As the COVID-19 pandemic wears on the long term economic cost is becoming increasingly clear.
Driven by the borrowing of governments and businesses, global debt rose by $19.3 trillion — or 7.1% — in the first nine months of 2020 to a record high of $272 trillion, according to the Institute of International Finance Inc., or IIF.
Most of the increase occurred in the first half of the year when government lockdowns were most stringent. As an equivalent to global GDP the total debt pile surged from 320% to 362%, according to the IIF. The pace slowed in the third quarter as economies rebounded, with just a 2 percentage point rise in global debt-to-GDP in the third quarter.
The IIF expects the continuing swell in debt will see the total top $277 trillion by the end of the year, the equivalent of 365% of global GDP, as the resilience of the virus will compete with the economic recovery.
Government borrowing binge
The biggest increase was in government debt, with the mass of fiscal stimulus increasing the global total by 11% to $77.6 trillion. The other major contributor was the nonfinancial corporate sector where the debt stock climbed by 7.4% to $79.6 trillion as companies rushed to secure liquidity in the face of falling revenues.
The increases were smaller in the financial sector and among households, rising 4.3% in both cases to $65.6 trillion and $49.2 trillion, respectively.
Mature economies racked up debt more quickly than emerging countries. Total debt among developed countries rose 7.4% in the first nine months of 2020 to $196.3 trillion, the equivalent to more than 432% of GDP — an increase of 50 percentage points since 2019 — according to the IIF.
Over half of that increase came from the U.S. where the debt burden soared to $80 trillion from $71 trillion at the end of 2019. The majority of that total was a result of government spending, with fiscal stimulus packages contributing to a $3.7 trillion expansion in debt, while record debt issuance by companies contributed to a $1.7 trillion increase in nonfinancial corporate debt.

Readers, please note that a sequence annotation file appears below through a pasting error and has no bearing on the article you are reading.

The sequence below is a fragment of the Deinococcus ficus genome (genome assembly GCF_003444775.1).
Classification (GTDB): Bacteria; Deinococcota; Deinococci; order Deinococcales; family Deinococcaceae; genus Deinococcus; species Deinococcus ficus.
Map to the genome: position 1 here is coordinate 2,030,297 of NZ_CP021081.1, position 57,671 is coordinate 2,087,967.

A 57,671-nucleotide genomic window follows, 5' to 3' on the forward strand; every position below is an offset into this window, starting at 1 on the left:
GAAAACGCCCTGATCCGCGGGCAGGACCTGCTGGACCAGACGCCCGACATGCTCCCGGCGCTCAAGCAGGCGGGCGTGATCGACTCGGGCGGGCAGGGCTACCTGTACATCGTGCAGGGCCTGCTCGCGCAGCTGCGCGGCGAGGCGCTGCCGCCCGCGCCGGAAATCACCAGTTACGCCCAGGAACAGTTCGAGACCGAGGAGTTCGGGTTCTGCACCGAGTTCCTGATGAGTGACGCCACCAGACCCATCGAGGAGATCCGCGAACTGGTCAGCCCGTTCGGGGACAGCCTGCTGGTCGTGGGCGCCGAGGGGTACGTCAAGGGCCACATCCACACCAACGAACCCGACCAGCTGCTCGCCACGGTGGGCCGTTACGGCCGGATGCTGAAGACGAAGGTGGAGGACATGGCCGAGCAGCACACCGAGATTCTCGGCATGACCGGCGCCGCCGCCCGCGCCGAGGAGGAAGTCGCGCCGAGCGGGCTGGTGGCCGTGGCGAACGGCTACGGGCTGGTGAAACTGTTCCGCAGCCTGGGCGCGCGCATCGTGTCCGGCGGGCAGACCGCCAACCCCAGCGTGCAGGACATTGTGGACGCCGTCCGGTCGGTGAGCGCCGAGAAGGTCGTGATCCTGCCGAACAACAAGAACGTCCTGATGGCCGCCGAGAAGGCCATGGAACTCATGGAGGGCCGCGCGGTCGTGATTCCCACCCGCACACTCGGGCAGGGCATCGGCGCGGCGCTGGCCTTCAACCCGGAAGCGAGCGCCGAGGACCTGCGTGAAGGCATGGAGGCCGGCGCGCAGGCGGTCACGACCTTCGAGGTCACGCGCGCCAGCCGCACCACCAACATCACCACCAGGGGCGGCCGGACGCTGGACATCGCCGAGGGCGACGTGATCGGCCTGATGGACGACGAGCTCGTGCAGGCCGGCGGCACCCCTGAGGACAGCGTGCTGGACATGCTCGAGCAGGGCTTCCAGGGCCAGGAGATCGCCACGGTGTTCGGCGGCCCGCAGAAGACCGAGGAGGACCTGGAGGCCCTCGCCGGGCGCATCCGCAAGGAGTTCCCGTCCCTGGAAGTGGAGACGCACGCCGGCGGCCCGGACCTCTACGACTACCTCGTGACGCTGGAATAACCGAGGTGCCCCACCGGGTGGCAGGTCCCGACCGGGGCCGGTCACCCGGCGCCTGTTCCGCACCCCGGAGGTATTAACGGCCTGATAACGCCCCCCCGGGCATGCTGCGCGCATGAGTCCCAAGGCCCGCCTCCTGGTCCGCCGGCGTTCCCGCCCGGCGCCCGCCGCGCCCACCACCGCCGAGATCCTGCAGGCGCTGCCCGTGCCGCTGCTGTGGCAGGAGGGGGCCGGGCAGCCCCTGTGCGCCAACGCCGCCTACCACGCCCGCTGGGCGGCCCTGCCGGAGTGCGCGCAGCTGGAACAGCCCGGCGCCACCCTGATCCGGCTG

US debt burden
U.S. government debt-to-GDP climbed to 127.2% in the third quarter of 2020 having been 101.7% a year earlier. In the nonfinancial corporate sector the debt burden rose to 88.2% of GDP from 74.9% in the same period.
The fiscal stimulus policies adopted in the euro area saw the region's government debt load climb by $1.5 trillion to over $53 trillion. However, this mark is lower than the record high of $55 trillion in the second quarter of 2014, after which the European debt crisis eased.
The debt pile in the euro area is also lower than in the U.S. as a percentage of GDP, despite rising to 115.1% from 101.7% a year earlier. While in Japan the figure is up to 257.2% of GDP having been 227%.
In emerging markets total debt surpassed $72.6 trillion and is approaching 250% of GDP, up from 222% at the end of 2019, which the IIF noted was driven by the nonfinancial corporate sector in China, where debt reached 166.3% of GDP in the third quarter, having been 150.4% a year earlier. Government arrears also shot up, increasing to 63% of GDP from 52.9% in the same period.